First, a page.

STARTING POINT
St. Ignace is also where the Annual Mackinac Bridge Walk begins, hosted by the Mackinac Bridge Authority.
“If you are coming to St. Ignace for the weekend you may start here, the walk begins around 7 a.m. and you have until 11 a.m. to get started,” said Peterson. “There is bus service that will bring you back to St. Ignace for $5 per person.”
The 2010 Labor Day Bridge Walk is being dedicated to Lawrence A. Rubin, who passed away this year. Mr. Rubin was known to the people of Michigan as an instrumental figure in the construction and leadership of the Mackinac Bridge. He was the executive secretary of the Mackinac Bridge Authority from 1950-1983.
John Rintamaki is the accountant for the Mackinac Bridge Authority and coordinator for the Bridge Walk. So, does Rintamaki use his accounting skills to determine the number of participants each year?
“No, no, we have a couple of formulas we use to come up with our best guesstimate,” said Rintamaki. “We hand out numbered certificates as people finish the walk, plus we look at the number of tickets sold to ride the bus over from Mackinaw City, but not everyone uses the busses or gets a certificate, so we do our best. 65,000 participants has been our best year.”
So what impacts the numbers?
“A lot of things, from weather to campaigning,” said Rintamaki. “The weather looks good and since this is a campaign year we expect attendance to be up. Campaigns and organizations like to get their message out and we are in favor of that. But we do not allow signs or banners to be carried on the bridge for safety reasons.”

BE IN SHAPE...
Speaking of safety, has the walk ever been cancelled?
“No, we have had to delay it a few times over the years,” said Rintamaki. “We monitor the weather very closely every day for safety reasons.”
What should people contemplating doing the walk for the first time take into consideration before attempting?
“Remember that it is five miles and it takes around two hours; if it is hot and humid there is no shade,” said Rintamaki. So I would recommend that all participants make sure they healthy enough and physically in shape to walk that distance.”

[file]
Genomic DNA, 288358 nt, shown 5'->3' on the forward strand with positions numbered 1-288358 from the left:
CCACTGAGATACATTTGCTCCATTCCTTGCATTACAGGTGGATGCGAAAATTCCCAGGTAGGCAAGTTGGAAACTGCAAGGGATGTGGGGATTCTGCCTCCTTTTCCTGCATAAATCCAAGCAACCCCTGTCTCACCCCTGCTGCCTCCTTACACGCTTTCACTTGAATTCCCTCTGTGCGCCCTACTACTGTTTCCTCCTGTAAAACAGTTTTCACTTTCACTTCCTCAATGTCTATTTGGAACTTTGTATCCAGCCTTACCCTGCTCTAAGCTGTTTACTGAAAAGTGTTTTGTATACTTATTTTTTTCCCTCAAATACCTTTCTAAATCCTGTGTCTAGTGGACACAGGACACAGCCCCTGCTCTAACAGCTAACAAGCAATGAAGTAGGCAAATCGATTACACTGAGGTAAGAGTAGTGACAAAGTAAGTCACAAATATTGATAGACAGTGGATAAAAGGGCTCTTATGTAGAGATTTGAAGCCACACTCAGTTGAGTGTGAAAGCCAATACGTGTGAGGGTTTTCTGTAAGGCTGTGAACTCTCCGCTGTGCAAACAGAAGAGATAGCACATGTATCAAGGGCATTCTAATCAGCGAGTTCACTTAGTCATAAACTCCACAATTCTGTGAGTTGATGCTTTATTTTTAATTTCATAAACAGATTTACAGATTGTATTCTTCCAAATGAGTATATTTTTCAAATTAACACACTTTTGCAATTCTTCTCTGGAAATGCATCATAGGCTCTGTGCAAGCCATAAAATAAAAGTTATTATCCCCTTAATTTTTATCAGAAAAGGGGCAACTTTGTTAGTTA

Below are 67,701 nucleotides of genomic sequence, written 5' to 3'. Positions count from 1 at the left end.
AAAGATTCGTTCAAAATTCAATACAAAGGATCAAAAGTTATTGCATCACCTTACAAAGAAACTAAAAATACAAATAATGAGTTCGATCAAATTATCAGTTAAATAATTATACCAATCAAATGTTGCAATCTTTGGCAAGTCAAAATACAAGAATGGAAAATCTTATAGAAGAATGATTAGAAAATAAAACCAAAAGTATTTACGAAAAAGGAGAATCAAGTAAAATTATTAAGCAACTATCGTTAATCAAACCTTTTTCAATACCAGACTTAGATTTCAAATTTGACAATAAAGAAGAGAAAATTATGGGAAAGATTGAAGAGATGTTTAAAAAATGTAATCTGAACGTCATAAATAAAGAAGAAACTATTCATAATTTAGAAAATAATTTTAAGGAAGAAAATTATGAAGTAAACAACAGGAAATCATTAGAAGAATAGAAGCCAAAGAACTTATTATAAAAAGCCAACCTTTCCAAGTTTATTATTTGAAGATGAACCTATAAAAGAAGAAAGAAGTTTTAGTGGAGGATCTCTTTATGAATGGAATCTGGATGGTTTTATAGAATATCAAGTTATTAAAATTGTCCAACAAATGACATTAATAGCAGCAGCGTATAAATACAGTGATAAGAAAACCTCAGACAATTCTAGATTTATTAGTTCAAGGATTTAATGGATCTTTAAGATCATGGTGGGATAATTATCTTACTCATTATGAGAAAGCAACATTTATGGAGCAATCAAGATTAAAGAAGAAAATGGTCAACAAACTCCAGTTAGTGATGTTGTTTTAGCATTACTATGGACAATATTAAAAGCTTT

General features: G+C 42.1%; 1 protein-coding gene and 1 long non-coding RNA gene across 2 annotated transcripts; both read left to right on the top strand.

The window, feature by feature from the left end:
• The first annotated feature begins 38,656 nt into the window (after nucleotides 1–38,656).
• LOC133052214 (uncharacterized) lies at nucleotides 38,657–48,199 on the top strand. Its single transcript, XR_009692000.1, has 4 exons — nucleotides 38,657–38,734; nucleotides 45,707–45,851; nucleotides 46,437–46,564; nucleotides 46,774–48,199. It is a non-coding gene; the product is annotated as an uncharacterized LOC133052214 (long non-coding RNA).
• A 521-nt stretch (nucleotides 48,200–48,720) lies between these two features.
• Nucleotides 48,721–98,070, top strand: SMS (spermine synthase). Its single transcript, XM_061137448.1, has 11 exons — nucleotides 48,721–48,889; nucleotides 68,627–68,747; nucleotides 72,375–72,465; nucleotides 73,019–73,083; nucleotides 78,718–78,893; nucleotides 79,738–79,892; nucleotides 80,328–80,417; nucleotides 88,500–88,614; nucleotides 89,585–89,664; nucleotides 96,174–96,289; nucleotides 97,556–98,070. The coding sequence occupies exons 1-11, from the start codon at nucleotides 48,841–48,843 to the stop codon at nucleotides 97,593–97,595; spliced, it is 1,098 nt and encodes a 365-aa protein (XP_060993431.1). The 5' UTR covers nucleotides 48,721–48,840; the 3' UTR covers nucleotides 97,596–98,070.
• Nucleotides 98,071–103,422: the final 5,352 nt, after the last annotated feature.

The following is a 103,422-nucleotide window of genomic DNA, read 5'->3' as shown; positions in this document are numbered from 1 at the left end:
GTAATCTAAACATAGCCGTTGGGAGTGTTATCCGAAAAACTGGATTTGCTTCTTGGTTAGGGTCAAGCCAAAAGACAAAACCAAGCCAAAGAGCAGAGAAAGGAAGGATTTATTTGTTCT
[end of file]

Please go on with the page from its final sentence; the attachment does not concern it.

While organizing the walk is not a full-time job, Rintamaki says somedays it sure seems like one.
“I work on it year-round but it is usually just a meeting here and there and then it starts picking up in the spring with more meetings. There is a lot of coordination with the Governors office, the National Guard, law enforcement and the many others who help us. By August 1, I am on this full time to get it ready. We have crews out putting up fencing, there are stages to be
set up and lots of porta-johns to arrange for.”

OTHER CROSSINGS
The Mackinac Bridge Walk is the only time that people are allowed to walk over the bridge, but the Bridge Authority does allow for other special crossing events throughout the year.
“We close down one lane for the DALMAC bike ride; we have been doing that for years. For the Bridge Walk we do not allow people to run or jog but the Governor’s Office does take a group at the start for a jog across and you have to sign up in advance and they draw names to determine who gets to jog with the Governor,” said Rintamaki. “We do have a couple of running events and we even have an antique tractor parade over the bridge.”
For details on the 53rd Annual Mackinac Bridge Walk and other events taking place at the bridge, visit the Mackinac Bridge Authority website at www.mackinacbridge.org and for all the happenings in St. Ignace over the weekend check out www.stignace.com